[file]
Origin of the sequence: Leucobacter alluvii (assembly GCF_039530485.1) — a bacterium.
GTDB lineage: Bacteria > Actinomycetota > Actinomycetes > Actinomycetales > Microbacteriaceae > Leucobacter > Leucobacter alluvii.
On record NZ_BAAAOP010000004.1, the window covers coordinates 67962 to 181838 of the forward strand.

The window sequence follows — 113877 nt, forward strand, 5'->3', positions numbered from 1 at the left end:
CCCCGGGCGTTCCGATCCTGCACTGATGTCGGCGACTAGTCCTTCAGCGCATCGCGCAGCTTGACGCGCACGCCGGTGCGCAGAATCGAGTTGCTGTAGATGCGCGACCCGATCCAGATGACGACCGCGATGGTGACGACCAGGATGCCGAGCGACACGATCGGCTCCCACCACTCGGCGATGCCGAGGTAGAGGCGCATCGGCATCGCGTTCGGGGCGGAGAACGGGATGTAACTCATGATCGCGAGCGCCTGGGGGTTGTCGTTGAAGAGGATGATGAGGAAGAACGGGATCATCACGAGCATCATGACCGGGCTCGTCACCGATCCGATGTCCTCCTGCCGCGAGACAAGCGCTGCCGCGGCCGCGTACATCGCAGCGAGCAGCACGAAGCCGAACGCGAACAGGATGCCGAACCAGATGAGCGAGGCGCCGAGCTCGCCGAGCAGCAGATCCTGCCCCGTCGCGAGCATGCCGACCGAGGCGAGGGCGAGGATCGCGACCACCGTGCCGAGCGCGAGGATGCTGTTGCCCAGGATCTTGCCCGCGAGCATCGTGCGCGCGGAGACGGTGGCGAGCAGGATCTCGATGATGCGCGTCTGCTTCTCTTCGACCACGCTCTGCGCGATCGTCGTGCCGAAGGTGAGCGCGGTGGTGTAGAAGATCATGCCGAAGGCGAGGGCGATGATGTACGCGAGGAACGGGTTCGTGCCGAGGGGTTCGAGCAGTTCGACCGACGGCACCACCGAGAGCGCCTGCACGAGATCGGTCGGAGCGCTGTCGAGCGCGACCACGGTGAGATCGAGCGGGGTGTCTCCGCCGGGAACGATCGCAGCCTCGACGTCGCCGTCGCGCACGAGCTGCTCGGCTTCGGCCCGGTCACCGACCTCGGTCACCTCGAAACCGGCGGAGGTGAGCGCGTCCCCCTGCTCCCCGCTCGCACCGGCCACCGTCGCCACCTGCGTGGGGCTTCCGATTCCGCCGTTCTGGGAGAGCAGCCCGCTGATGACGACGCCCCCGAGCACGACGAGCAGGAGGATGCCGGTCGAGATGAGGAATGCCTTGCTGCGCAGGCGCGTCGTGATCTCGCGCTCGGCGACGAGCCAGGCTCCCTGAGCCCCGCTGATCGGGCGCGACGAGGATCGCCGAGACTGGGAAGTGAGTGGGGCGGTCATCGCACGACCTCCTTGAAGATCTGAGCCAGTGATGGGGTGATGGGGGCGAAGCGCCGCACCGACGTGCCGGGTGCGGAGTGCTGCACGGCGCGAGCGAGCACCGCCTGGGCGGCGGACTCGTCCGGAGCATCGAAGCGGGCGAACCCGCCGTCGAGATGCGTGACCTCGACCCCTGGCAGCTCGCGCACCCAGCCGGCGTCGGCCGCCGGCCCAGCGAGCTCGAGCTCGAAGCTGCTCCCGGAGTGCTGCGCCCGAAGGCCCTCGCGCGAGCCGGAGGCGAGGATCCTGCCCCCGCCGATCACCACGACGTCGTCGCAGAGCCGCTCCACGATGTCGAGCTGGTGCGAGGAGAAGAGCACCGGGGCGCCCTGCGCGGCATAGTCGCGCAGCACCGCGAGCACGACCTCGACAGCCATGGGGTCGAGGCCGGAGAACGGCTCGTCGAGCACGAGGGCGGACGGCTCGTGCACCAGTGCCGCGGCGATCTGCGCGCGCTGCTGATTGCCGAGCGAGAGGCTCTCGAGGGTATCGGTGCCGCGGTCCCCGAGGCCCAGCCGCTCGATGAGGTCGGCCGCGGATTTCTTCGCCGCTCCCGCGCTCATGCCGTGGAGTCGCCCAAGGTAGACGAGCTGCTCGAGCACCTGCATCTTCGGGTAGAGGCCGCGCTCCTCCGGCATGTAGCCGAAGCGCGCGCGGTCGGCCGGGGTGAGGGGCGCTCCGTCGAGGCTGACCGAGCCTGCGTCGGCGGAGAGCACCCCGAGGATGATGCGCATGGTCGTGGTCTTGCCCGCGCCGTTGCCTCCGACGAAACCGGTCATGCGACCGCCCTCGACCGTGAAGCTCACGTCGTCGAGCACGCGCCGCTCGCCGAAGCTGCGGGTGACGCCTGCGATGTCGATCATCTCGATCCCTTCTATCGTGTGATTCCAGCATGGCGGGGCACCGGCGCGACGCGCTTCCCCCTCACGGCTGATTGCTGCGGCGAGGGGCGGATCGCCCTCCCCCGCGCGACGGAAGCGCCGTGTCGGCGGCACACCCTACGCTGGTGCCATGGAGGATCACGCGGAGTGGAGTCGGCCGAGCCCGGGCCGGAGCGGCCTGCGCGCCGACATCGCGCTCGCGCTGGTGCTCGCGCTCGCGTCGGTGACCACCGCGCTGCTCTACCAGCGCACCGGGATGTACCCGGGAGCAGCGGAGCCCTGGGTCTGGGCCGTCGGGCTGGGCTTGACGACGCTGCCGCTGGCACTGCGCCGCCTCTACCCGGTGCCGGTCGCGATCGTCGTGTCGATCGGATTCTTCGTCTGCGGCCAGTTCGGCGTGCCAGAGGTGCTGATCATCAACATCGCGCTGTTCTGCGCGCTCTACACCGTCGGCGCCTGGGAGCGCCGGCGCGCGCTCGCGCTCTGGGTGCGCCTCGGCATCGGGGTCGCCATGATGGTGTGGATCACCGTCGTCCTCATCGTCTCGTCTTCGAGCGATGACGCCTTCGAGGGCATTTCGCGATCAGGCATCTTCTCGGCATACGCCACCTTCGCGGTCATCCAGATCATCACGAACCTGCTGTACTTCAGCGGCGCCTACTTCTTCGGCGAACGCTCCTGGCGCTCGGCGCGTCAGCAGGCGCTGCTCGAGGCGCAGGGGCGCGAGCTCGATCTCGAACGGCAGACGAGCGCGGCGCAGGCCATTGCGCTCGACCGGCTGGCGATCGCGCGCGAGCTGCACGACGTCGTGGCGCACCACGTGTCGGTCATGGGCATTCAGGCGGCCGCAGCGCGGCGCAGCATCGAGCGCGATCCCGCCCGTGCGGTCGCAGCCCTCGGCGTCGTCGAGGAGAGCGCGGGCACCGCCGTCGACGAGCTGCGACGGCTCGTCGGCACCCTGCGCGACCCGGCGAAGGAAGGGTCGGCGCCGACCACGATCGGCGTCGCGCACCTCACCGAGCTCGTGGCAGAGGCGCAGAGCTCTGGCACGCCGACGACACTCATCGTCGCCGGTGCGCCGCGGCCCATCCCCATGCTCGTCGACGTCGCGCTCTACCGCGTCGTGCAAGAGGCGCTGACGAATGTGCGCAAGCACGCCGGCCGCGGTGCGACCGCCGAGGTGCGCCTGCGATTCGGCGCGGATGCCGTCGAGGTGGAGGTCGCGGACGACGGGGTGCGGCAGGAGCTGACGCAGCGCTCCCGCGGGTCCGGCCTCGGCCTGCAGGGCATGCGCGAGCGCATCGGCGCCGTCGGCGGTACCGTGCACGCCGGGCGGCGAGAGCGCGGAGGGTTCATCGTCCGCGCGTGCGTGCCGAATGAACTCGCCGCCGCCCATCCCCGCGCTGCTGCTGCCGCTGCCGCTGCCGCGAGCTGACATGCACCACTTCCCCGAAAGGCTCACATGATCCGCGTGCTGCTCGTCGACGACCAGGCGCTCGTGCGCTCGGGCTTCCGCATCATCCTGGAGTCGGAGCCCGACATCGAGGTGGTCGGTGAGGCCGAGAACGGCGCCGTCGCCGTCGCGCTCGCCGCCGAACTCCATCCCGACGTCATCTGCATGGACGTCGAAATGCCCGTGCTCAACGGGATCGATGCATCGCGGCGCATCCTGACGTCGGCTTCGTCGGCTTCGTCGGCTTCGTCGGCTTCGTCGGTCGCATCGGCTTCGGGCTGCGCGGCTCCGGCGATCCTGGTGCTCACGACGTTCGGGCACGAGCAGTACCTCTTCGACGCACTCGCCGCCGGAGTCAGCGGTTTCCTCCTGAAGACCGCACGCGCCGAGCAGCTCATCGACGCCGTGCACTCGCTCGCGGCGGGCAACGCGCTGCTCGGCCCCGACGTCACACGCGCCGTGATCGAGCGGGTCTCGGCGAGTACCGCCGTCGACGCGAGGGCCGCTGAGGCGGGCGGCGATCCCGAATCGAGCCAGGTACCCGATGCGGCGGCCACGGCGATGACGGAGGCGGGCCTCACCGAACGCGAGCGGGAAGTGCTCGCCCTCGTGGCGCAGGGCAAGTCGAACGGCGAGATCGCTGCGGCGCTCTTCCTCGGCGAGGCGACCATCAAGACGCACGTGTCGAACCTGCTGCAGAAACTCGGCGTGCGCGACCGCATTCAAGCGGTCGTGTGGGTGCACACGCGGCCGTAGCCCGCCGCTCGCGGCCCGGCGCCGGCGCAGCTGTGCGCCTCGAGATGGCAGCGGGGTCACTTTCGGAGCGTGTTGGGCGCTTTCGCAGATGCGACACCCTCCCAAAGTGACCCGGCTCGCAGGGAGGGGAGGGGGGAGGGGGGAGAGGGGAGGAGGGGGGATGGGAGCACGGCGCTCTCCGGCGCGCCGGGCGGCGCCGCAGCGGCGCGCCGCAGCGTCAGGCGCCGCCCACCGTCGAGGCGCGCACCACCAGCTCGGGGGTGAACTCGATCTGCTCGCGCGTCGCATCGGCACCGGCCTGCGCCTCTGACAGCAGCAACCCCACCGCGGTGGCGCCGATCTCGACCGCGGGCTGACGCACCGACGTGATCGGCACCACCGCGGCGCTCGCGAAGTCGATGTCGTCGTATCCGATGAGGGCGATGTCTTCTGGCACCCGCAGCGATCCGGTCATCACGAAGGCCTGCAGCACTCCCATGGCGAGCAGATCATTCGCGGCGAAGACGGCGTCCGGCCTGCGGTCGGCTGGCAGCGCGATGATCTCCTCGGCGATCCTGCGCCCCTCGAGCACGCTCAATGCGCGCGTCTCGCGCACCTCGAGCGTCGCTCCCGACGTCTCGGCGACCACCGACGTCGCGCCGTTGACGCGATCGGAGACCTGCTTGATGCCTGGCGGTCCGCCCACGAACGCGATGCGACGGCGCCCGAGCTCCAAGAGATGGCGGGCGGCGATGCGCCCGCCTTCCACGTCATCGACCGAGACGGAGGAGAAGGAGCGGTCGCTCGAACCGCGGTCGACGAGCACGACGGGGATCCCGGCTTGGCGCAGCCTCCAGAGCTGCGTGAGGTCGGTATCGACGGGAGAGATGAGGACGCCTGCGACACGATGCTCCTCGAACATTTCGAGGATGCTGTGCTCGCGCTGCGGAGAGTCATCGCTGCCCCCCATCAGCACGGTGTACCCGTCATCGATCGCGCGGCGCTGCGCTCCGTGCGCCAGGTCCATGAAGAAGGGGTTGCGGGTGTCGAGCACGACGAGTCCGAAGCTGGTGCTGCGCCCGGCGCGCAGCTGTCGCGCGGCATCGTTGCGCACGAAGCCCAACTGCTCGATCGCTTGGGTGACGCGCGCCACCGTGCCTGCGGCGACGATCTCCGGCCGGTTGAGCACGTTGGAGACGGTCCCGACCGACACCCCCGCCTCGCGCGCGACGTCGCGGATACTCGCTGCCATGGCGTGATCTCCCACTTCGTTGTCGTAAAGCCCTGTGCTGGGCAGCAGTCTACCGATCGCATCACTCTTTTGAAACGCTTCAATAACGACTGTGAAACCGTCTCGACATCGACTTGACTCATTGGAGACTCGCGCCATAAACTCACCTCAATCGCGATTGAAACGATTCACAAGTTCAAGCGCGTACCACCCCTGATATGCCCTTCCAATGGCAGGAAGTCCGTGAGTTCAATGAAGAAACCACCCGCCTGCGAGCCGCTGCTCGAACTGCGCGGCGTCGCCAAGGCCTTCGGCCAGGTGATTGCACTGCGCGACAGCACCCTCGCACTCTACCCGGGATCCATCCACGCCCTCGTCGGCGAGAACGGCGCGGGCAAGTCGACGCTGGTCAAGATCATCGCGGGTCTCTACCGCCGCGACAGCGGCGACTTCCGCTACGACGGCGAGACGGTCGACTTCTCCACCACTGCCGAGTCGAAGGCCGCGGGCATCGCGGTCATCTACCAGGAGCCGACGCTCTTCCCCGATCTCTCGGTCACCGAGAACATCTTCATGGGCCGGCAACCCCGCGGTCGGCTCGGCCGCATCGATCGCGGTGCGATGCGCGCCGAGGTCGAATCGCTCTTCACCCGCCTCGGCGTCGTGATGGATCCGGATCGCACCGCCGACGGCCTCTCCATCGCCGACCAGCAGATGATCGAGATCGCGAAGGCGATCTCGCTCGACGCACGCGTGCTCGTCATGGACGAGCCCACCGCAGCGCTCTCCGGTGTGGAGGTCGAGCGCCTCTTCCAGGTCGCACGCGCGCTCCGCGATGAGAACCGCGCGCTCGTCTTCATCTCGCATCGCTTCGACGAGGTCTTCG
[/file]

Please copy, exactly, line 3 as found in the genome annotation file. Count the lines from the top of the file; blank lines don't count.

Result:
On record NZ_BAAAOP010000004.1, the window covers coordinates 67962 to 181838 of the forward strand.